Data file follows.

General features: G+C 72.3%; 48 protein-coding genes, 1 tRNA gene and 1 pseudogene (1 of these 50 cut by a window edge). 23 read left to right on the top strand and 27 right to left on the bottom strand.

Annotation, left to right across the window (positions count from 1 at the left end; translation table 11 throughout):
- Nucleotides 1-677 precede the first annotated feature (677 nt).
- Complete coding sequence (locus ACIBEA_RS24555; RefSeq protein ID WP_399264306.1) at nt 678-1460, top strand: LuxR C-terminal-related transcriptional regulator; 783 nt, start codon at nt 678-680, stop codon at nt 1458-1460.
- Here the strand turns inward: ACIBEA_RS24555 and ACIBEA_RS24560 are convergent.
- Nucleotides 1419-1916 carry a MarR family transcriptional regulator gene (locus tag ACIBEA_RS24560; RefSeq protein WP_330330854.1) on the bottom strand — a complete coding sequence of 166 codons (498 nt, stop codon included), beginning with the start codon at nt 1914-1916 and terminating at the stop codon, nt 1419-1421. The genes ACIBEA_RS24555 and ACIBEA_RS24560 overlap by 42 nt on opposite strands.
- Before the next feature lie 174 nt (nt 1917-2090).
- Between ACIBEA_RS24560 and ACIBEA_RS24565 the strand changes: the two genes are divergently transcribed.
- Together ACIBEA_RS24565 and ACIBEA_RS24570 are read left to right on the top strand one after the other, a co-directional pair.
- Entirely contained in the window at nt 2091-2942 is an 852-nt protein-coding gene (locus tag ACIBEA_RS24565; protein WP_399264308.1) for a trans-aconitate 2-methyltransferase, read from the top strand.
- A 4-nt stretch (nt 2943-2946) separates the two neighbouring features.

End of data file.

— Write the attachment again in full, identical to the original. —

General features: G+C 72.3%; 48 protein-coding genes, 1 tRNA gene and 1 pseudogene (1 of these 50 cut by a window edge). 23 read left to right on the top strand and 27 right to left on the bottom strand.

Annotation, left to right across the window (positions count from 1 at the left end; translation table 11 throughout):
- Nucleotides 1-677 precede the first annotated feature (677 nt).
- Complete coding sequence (locus ACIBEA_RS24555; RefSeq protein ID WP_399264306.1) at nt 678-1460, top strand: LuxR C-terminal-related transcriptional regulator; 783 nt, start codon at nt 678-680, stop codon at nt 1458-1460.
- Here the strand turns inward: ACIBEA_RS24555 and ACIBEA_RS24560 are convergent.
- Nucleotides 1419-1916 carry a MarR family transcriptional regulator gene (locus tag ACIBEA_RS24560; RefSeq protein WP_330330854.1) on the bottom strand — a complete coding sequence of 166 codons (498 nt, stop codon included), beginning with the start codon at nt 1914-1916 and terminating at the stop codon, nt 1419-1421. The genes ACIBEA_RS24555 and ACIBEA_RS24560 overlap by 42 nt on opposite strands.
- Before the next feature lie 174 nt (nt 1917-2090).
- Between ACIBEA_RS24560 and ACIBEA_RS24565 the strand changes: the two genes are divergently transcribed.
- Together ACIBEA_RS24565 and ACIBEA_RS24570 are read left to right on the top strand one after the other, a co-directional pair.
- Entirely contained in the window at nt 2091-2942 is an 852-nt protein-coding gene (locus tag ACIBEA_RS24565; protein WP_399264308.1) for a trans-aconitate 2-methyltransferase, read from the top strand.
- A 4-nt stretch (nt 2943-2946) separates the two neighbouring features.